Credit-card tips for travelers
Credit cards and ATMs may have eased the challenge of spending and exchanging money on a trip abroad, but that doesn't mean we don't occasionally...
The New York Times
Credit cards and ATMs may have eased the challenge of spending and exchanging money on a trip abroad, but that doesn't mean we don't occasionally find ourselves in a foreign country, fuming in front of machines that have just rejected our plastic cards. Fortunately, American banks have recently begun issuing credit cards that are more widely accepted around the world.
Here are some tips on managing your cards and cash aboard:
Get a credit card
with a chip
Many globe-trotting travelers have discovered that American credit cards, with their outdated magnetic stripes, are not always accepted now that most of the world has shifted to cards that use a smart chip instead.
While merchants in Asia, Europe and elsewhere are supposed to be able to swipe our vintage plastic, many automated kiosks can't do that, which can be a problem at train stations, subways and gas stations.
The future has finally arrived — or at least the first wave of progress. Just before I left on a trip to Asia I got a FlexPerks Visa card with a chip and a magnetic stripe from U.S. Bank, one of a growing number of American credit cards that now offer a "chip and signature" option. This isn't entirely a solution because the global standard is "chip and PIN" technology, meaning you enter a PIN, or security code, after a payment terminal reads the card's chip.
When I called U.S. Bank before my trip, I was told that I could get a PIN, but that any purchase using this code would be treated like a cash advance with 21 percent interest — obviously, not an option. Fortunately, the card worked fine when I used it without a PIN to buy a train ticket from an automated kiosk in Hong Kong.
As I later learned, even without a PIN, a chip-and-signature card will work at most automated kiosks around the world because a signature is not required for purchases under $50. And at payment terminals used by stores and restaurants, the chip essentially tells the machine, "This card doesn't have a PIN, so spit out a receipt for the customer to sign."
The annual fee on my card is $49. Other chip-and-signature cards with annual fees under $100 include three options from Chase — the J.P. Morgan Select Visa, the British Airways Visa and the Hyatt Visa — and Citi Thank You or Executive/AAdvantage MasterCards.
For a more complete list, visit FlyerTalk.com and search for "chip and signature" cards; the frequent fliers who trade tips there keep a running list of these cards and their annual fees.
Check your card's
Another consideration is whether your credit-card issuer charges a foreign-transaction fee — usually 1 to 3 percent of every purchase, including the 1 percent Visa or MasterCard fee that banks pass along to their customers. But now that the government requires card issuers to disclose these fees clearly, some companies have gotten rid of them.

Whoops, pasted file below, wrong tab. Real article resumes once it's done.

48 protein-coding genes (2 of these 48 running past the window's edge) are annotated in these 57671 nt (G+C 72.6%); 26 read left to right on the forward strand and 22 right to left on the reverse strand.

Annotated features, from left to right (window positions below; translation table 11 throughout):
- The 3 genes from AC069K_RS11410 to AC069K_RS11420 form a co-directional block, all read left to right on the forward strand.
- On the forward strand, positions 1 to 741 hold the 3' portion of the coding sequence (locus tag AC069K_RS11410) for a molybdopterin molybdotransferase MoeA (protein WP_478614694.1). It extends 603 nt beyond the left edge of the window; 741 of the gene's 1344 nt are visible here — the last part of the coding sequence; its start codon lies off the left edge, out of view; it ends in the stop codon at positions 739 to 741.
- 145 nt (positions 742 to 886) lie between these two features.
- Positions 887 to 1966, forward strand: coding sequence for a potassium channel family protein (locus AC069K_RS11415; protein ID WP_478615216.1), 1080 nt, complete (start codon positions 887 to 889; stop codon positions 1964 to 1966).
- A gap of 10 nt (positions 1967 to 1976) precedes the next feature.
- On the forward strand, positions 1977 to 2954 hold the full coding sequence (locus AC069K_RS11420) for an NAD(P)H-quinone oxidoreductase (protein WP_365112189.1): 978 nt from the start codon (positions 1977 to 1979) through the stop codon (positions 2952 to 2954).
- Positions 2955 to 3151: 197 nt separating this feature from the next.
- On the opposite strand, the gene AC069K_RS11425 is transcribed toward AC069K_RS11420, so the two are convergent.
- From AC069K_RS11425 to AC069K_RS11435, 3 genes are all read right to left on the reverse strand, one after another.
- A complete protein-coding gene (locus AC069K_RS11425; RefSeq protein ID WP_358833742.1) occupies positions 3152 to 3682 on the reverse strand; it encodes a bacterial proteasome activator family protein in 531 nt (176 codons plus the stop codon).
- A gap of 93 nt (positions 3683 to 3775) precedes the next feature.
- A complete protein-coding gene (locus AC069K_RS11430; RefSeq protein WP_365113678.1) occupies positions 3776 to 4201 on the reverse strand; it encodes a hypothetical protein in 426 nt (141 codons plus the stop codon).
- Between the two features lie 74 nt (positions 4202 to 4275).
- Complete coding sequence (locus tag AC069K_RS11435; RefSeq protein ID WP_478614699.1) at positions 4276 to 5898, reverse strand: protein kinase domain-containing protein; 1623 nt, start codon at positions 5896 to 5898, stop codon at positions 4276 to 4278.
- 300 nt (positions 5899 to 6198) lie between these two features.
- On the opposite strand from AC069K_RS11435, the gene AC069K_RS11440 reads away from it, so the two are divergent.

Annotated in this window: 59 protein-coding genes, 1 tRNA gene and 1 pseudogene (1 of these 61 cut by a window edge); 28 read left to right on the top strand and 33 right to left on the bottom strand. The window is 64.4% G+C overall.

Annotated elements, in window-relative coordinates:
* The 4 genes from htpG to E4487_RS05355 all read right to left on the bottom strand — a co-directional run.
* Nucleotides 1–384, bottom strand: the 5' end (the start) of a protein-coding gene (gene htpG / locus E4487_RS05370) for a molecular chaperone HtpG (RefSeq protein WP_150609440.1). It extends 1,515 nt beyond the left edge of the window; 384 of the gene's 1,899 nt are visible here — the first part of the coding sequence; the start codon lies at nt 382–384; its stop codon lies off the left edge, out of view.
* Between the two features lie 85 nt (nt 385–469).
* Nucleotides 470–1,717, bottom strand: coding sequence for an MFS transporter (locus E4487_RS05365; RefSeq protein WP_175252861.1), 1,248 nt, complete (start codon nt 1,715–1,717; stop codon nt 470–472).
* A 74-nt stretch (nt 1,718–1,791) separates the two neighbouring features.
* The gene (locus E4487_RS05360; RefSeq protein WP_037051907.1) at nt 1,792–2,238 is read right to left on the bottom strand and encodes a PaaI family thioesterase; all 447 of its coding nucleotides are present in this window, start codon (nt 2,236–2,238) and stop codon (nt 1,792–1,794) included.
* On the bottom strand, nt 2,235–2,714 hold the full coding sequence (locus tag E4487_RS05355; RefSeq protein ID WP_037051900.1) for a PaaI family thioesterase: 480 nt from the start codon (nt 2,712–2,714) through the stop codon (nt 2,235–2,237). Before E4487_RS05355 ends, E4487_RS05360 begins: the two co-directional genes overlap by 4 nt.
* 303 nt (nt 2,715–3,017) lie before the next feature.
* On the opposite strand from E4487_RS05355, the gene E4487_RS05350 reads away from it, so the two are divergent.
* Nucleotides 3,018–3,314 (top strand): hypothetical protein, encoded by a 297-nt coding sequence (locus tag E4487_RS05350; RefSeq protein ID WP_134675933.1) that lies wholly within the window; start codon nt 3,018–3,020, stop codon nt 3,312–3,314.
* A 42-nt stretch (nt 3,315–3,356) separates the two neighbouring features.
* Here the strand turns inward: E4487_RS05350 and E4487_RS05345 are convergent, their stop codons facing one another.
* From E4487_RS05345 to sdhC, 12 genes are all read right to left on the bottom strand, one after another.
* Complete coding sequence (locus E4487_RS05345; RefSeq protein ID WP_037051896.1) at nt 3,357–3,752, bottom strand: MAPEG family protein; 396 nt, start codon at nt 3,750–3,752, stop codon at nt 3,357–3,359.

The personal-finance site NerdWallet.com lists dozens of cards that do not charge a foreign-transaction fee, including all of the credit cards issued by Capital One (which bucked this trend long before other banks).
Alas, many of the credit cards that travelers use because they earn frequent-flier miles still impose this charge, such as the American Express Delta SkyMiles card. But unless you travel abroad frequently or spend a lot on your credit card, it's probably not worth paying a high annual fee to avoid this charge. Since most of my hotels were billed in dollars with no fees, and I paid cash for most purchases, I paid only $10 in foreign-transaction fees during my trip.
Tell your bank where
Before I left for Asia, I made four phone calls to let my bank and credit-card companies know that I would be traveling abroad — a step banks advise customers to take so an unusual spending pattern doesn't trigger a fraud alert. As I waited on hold after working through the automated-phone menu, I wondered why banks don't make this chore easier and offer a travel-notification tool online.
It turns out, some do. Jim Bruene, who blogs at Netbanker.com, posted the results of an informal test he conducted, finding it took him about a minute each to register travel notifications online with Capital One and Chase, and seven to 10 minutes to do it over the phone with Wells Fargo and U.S. Bank.
Learn the exchange rate
before you land
Every time I travel abroad, I stumble off the aircraft, find an ATM in the airport, press the button for English and get stumped when I'm asked, "How many yen (or pesos, or Brazilian real) do you want?" You can't tell the machine, "Give me the equivalent of $200."
After landing in Tokyo, I had to cancel the transaction and find a billboard down the hall with the current exchange rate; since $250 is about 20,000 yen, I had panicked about entering such a high number in a fog of jet lag at the ATM.
Save yourself that anxiety by visiting a currency-conversion site like xe.com before your trip and writing down how much you want to withdraw once you land.